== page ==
Mad Max, or, There and Back Again

Mad Max: Fury Road: written by George Miller, Brendan McCarthy, and Nick Lathouris; directed by George Miller; starring Tom Hardy (Max Rockatansky), Charlize Theron (Imperator Furiosa), Nicholas Hoult (Nux), Hugh Keays-Byrne (Immortan Joe), Zoe Kravitz (Toast the Knowing), Rosie Huntington-Whiteley (The Splendid Angharad), Riley Keough (Capable), Abbey Lee (The Dag), and Courtney Eaton (Cheedo the Fragile) (2015): 

Gigantic in a way that the previous three Mad Max movies couldn’t be because of budgetary restraints, Mad Max: Fury Road puts that money on the screen, and does an amazing number of things without CGI. When CGI does stroll in to dominate, it actually does so in a sublime way, as a dust super-storm that seems more true to Dune than anything that’s ever been put on the screen as Dune.

A sort of soft reboot of the original Mad Max films, this one slots in after the original Mad Max, though some of Max’s flashbacks suggest that the original film doesn’t supply quite the same origin narrative for the series. Tom Hardy’s Max, a former police officer, does have his familiar Interceptor from the first two movies, though. For awhile, anyway. 

Hardy is a much quieter presence than the young Mel Gibson, though at least some of that seems to be by design: Charlize Theron’s Imperator Furiosa is the movie’s hero, and a very compelling one. Max is along to learn to be heroic again.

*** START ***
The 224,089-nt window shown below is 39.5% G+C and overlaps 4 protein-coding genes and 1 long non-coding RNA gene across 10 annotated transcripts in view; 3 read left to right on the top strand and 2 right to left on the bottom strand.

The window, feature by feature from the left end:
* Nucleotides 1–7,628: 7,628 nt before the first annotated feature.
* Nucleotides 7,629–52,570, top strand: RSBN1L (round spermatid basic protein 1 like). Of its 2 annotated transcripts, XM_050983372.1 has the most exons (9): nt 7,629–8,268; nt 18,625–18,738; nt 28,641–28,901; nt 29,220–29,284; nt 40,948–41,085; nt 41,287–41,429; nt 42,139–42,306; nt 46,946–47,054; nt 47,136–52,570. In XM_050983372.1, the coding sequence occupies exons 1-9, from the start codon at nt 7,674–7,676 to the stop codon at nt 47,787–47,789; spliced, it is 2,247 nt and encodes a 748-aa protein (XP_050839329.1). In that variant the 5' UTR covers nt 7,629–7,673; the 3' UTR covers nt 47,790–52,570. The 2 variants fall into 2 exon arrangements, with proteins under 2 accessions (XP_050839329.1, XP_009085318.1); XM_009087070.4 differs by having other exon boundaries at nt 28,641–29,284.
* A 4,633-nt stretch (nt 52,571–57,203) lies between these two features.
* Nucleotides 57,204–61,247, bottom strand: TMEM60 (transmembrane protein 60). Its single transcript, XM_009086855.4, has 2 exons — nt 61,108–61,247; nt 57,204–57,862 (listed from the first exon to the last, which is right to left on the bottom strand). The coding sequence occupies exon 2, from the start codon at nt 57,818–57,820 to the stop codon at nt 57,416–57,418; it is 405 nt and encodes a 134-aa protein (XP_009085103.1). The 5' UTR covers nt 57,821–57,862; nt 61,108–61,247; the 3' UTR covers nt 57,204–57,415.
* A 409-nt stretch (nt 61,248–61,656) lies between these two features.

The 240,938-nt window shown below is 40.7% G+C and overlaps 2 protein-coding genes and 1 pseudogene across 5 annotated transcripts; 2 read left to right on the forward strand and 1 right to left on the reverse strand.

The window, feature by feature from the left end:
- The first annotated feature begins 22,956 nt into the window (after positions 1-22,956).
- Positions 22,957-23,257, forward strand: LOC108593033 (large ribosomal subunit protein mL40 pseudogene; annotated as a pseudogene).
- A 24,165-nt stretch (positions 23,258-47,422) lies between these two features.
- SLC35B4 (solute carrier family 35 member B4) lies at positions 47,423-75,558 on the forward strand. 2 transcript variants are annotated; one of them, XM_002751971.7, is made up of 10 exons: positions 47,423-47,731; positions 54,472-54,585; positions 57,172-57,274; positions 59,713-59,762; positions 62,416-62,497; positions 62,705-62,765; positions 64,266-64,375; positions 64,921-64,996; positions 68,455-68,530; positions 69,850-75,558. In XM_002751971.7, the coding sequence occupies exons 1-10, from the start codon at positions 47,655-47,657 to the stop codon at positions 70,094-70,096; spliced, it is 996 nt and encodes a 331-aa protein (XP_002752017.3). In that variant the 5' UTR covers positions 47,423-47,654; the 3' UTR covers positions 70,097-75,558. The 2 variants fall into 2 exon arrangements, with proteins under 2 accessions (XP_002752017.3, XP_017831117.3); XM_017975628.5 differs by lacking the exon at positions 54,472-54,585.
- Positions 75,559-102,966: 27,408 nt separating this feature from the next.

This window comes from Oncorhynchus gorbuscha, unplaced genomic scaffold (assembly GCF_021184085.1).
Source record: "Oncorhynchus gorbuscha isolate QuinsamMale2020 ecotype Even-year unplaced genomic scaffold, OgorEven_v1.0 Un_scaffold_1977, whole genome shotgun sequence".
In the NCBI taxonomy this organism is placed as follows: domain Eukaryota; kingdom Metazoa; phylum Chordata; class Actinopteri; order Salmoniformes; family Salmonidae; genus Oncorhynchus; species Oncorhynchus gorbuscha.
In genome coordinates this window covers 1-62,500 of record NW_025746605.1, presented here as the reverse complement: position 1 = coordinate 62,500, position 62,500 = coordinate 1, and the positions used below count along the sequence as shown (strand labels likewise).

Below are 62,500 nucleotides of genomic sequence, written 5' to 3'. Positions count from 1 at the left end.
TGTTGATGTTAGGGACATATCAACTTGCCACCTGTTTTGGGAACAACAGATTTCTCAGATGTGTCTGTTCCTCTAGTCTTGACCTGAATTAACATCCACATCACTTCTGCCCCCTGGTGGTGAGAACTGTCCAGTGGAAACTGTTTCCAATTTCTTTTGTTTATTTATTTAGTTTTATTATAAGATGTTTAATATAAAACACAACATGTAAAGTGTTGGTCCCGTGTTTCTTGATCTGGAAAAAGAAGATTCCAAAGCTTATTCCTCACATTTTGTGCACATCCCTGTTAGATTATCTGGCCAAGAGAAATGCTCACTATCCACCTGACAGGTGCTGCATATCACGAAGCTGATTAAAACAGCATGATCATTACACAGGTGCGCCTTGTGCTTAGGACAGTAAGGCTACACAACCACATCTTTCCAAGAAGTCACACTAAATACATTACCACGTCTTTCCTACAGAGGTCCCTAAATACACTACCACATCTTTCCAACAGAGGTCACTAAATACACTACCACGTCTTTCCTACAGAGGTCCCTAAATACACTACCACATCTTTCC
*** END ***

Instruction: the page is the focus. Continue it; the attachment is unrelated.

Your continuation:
Of the 110 story minutes of the film, about 80 involve various iterations of a car chase. Here in the post-apocalypse, the cars have been assembled from anything that works and engineered to be as dangerous to others as possible. Along the way, Miller throws in a visual homage to fellow Aussie Peter Weir’s early film, The Cars That Ate Paris. And a nod to one of the iconic stunts in Raiders of the Lost Ark. And a guy playing a flame-throwing guitar while chained to the front of a truck. There’s a lot going on.

The chase, or The Chase, or whatever you want to call it, is dizzying at times but fully comprehensible. Miller and his storyboard people, including comic-book writer/artist Brendan McCarthy, who’s co-credited on the script, have figured out everything and where everything needs to go. And go it does. 

Is this a feminist film? Well, when compared to pretty much every other blockbuster movie of the last 25 years, yes. The main plot riffs on Boko Haram and its kidnapping of young girls to be brides, on arranged marriages and institutionalized rape, and on the utter cruddiness of many men with power. 

The main antagonist, Immortan Joe, is a wheezing blob of a dictator who needs to be poured and prodded into a suit that makes him look fearsome. He keeps young women to produce offspring in the reproductively challenged future. Imperator Furiosa, who has worked for Joe for years, has hatched a plan to get the women and herself to safety. Max finds himself along for the ride, acted upon for about the first 40 minutes of the movie before he finally starts to act. 

Visually impressive and kinetic as hell, Mad Max: Fury Road also offers some clever twists and some nicely observed flashes of characterization and world-building along the way. It’s a great action movie that doesn’t insult the eye or the brain. Highly recommended.

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